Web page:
“To be taken, and told where to go, not knowing where they were going or what they were doing, that scared the crap out of me,” Nelson said. “A few years after that, I had a serious breakdown. I could no longer manage or do anything. I couldn’t function right.”
He decided in June 2017 to go back home to New Jersey, where he started working for his brother’s company installing fences. He needed to get his head straight, he said. He returned to South Carolina a couple months later and now works for a packaging company.
But Nelson’s life will never be the same.
“Even still, when I’m sitting in this house, I’m uncomfortable. Worrying about whether someone is going to come one day and kick my door in,” he said. “I just have a fear. This someone-coming-up-behind-you type of fear.”
A woman and three men
The backlog includes more than 1,000 sexual assault cases, with the oldest from 1997.
Another case is 13 years old. It started when an S.C. woman in her early 30s visited Myrtle Beach in January 2006. The State does not name victims of sexual assault.
She met three men while dancing at the Fiesta Club on Carver Street. The temperature dipped below 40 degrees that night, and around 1 a.m., she asked the men if they could give her a ride to her motel, according to historical weather data and the Myrtle Beach Police Department records. She didn’t want to walk in the cold, and they agreed to give her a ride.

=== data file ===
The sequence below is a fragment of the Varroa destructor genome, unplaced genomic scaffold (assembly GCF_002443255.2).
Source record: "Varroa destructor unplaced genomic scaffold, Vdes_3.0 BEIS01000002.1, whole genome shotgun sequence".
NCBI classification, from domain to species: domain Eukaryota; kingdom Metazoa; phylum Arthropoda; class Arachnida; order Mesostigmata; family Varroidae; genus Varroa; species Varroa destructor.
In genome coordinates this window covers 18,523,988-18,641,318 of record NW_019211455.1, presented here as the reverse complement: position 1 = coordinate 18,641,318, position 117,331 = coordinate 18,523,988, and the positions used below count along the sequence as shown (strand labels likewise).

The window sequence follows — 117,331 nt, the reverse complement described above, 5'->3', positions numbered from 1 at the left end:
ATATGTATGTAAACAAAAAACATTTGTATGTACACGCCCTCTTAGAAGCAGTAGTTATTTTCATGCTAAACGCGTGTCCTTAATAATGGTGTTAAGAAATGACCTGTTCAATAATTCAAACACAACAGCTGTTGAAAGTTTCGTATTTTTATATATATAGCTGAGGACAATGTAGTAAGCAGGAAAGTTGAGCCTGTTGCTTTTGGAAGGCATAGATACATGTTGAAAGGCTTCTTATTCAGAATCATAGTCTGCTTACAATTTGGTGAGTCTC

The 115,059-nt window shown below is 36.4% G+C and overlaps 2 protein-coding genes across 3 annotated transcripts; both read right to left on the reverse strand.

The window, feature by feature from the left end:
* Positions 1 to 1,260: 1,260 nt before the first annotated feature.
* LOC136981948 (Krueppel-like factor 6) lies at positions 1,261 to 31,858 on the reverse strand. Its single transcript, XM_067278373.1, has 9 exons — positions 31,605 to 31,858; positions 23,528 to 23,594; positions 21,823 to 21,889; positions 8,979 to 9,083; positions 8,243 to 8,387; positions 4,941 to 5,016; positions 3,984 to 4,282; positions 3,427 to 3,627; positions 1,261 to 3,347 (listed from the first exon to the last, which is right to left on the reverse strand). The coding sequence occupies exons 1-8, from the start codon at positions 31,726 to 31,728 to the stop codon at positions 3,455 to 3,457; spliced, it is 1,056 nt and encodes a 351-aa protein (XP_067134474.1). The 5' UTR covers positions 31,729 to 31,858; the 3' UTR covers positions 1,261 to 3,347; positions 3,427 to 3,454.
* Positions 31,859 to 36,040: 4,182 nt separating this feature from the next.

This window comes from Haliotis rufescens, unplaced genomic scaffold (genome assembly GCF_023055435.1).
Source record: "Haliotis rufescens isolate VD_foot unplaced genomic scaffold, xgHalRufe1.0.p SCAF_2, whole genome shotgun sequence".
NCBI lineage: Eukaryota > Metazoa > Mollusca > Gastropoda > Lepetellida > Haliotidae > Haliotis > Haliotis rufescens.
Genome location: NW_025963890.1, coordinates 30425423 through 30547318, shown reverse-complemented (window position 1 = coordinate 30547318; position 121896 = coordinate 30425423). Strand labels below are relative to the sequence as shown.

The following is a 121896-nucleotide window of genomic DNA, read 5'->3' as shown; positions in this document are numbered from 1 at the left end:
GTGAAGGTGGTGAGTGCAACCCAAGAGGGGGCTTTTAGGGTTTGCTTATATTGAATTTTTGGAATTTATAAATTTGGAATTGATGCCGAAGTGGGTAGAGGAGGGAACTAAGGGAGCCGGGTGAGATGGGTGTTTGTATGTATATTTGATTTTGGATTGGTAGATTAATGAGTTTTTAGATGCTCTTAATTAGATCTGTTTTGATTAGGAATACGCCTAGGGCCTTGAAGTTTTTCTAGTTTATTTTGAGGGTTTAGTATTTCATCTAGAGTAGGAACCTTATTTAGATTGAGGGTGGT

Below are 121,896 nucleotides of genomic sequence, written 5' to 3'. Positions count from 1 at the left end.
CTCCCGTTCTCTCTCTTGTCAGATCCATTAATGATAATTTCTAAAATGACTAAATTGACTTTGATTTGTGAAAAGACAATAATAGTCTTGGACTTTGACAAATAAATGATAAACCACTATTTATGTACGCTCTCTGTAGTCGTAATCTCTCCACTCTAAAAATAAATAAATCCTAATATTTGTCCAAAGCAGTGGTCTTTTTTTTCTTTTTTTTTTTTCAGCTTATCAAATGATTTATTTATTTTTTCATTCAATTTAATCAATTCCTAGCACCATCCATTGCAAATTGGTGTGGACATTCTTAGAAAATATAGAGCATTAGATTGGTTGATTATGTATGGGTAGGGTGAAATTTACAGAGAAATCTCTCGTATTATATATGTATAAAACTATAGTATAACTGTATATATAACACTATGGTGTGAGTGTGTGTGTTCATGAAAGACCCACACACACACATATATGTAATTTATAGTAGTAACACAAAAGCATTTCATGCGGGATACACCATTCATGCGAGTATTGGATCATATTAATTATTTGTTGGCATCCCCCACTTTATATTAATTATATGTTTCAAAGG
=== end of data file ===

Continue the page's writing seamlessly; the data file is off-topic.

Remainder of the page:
She climbed into the backseat of a gold Chevy Corsica and they took off. A short, heavy-set man was the driver; a man with short, wavy hair sat in the passenger seat; a man with dreadlocks sat in the backseat next to her, the records show.
Soon after they left, the man next to her began touching her, the report states. At no point did she give the men any indication that she wanted to have sex with them.
Two of the three men sexually assaulted her that night, according to Myrtle Beach police reports. When it was over, they left her in a dark corner of Georgetown. She had no clue where she was.
The woman walked to a nearby house, knocked on the door and asked them to call for help. Myrtle Beach police initially investigated the case. Officers collected the woman’s clothing, as well as a sexual assault kit, and sent it to SLED for DNA processing.
Police later learned the assault actually happened in Horry County’s jurisdiction. The Horry County Police Department then took over the investigation, but it appears SLED was never made aware, records show.
More than 13 years have passed. That evidence is still on SLED’s backlog with Myrtle Beach police listed as the investigating agency, and it’s unclear whether any arrests have been made.
SLED is working these cases as quickly as it can, said Maj. Todd Hughey, director of forensic services at SLED. But in reality, the crime lab acts as a funnel.
At the bottom, there are a limited number of forensic scientists, machines and space. And at the top of the funnel, about 300 agencies across the state lean on SLED for assistance every day. Each case is unique, complex and time consuming, Hughey said.
In addition, the crime lab is intended to provide investigative leads and information previously unknown, Hughey said. People tend to think DNA can be tested in a matter of minutes, showing exactly whodunit.
But that’s not how it works, he said.
“Sometimes TV is great, but it has done a lot to hurt the forensic science world,” he said, adding that it’s a comparative science. “I can’t get your sample and develop your DNA profile, and have it mean anything to me, unless you’re in the database or we have (something to compare it to) at a crime scene.”